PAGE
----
Checking into at the airport this time was a bit different. I was flying first-class on Air China. Their staff was very competent and check-in was hassle free. However, I was informed that I would still have to collect my luggage in Chengdu, China since it was my port of entry from Nepal and I would have to go through the hassle of rechecking my luggage and going through security before I flew on to Shanghai. The good news was that there was a first-class lounge hidden away in the Kathmandu Airport. The lounge was really nice and had a working air conditioner. It appeared to have good food. However, I still was unable to eat. The lounge chairs were comfortable and allowed me to get a quick nap. More importantly, it had a clean western style restroom! This was a Godsend!
Some Asian public restroom toilets are merely porcelain holes in the ground without seats. You simply squat over the hole. I’ve included a picture of one. This past Christmas, my son had given me a multi-pack of tissues as one of my gifts and explained that I would be grateful to have some of those in China. Many public restrooms don’t provide toilet paper! Needless to say, it was not a pleasant experience in my current condition. I was truly grateful to have access to this lounge.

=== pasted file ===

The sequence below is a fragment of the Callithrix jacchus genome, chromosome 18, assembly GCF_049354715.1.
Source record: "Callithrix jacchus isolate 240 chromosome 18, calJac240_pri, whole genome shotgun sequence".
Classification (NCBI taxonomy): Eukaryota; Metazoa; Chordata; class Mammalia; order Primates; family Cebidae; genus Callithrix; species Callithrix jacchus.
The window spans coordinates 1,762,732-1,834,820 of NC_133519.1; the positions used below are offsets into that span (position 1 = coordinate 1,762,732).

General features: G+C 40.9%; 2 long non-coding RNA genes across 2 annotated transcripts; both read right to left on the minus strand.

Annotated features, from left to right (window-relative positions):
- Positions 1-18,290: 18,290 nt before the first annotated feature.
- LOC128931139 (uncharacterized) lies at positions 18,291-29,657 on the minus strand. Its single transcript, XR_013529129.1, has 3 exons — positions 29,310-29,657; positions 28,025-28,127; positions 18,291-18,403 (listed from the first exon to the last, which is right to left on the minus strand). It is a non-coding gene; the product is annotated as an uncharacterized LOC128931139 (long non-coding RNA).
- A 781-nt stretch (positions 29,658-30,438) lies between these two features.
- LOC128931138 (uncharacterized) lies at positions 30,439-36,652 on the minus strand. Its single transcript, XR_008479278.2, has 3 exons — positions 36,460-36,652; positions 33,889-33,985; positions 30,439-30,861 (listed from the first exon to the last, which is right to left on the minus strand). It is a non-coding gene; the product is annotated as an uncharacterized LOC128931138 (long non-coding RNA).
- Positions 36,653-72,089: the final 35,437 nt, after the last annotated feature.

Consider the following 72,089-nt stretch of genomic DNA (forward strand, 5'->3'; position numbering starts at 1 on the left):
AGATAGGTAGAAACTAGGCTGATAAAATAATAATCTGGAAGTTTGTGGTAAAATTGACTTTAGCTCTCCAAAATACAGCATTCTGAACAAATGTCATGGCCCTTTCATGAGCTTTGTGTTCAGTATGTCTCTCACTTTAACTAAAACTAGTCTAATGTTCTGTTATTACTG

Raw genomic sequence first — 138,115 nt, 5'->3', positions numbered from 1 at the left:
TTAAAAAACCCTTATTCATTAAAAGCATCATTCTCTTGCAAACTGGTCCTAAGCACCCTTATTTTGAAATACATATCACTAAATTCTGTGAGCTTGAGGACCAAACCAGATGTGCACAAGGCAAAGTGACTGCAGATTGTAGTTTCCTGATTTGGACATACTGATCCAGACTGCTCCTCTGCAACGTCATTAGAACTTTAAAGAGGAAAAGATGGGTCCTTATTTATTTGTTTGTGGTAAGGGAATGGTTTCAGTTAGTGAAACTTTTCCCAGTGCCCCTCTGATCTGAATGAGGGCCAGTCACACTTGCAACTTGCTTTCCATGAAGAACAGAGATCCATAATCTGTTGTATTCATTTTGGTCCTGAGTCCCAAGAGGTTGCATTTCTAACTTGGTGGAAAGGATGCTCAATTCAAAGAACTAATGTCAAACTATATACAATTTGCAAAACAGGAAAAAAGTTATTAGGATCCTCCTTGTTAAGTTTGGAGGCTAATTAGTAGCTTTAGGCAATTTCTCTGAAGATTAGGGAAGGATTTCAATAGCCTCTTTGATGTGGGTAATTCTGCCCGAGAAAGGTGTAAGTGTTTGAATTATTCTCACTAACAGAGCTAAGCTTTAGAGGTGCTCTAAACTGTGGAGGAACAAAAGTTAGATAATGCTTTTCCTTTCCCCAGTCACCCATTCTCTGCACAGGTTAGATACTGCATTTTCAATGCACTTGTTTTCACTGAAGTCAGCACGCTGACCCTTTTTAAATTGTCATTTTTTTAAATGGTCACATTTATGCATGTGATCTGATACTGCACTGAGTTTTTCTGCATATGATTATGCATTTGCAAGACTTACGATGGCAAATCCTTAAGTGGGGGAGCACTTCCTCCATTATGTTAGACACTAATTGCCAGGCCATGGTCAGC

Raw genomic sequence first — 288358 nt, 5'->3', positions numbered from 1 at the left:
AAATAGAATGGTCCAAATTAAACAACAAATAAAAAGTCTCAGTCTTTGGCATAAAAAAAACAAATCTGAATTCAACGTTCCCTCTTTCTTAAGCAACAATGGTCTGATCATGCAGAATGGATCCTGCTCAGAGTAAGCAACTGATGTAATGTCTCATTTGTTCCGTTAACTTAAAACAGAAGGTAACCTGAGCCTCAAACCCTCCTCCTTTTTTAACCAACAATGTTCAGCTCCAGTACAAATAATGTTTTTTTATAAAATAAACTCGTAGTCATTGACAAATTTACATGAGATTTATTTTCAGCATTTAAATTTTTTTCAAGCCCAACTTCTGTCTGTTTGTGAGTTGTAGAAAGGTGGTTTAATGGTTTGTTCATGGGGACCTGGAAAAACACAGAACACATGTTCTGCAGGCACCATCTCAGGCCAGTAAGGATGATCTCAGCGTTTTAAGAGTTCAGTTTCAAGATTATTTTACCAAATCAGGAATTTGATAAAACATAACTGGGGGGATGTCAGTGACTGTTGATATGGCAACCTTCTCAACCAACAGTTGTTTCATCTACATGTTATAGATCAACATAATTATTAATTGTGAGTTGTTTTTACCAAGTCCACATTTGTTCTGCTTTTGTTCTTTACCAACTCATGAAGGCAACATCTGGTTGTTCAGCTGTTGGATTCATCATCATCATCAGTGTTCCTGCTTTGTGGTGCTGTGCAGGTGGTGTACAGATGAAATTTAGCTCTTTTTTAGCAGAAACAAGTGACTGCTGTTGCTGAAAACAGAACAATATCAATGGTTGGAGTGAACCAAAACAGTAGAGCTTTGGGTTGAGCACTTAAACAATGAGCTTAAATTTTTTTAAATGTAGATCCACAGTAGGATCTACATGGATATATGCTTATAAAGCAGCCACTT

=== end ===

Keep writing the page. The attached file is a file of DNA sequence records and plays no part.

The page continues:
The flight to Chengdu was uneventful. I did not eat, but drank plenty of bottled water. I was happy that the seat next to me was empty. Arriving in Chengdu, I had to gather my luggage and go through customs and immigration. That is when they x-rayed all of my luggage and discovered a Gurkha military knife that was stored in my checked baggage. I had bought it in Nepal as a souvenir of my visit to the country of the Gurkhas, one of the fiercest fighting regiments in the British Army. Each Gurkha carries a distinctive curved knife and I bought one as a memento. However, under Chinese law, I am not allowed to have any weapons in China, not even a souvenir. Thus, it was confiscated and I am sure it is currently on display in the home of some Chinese security captain.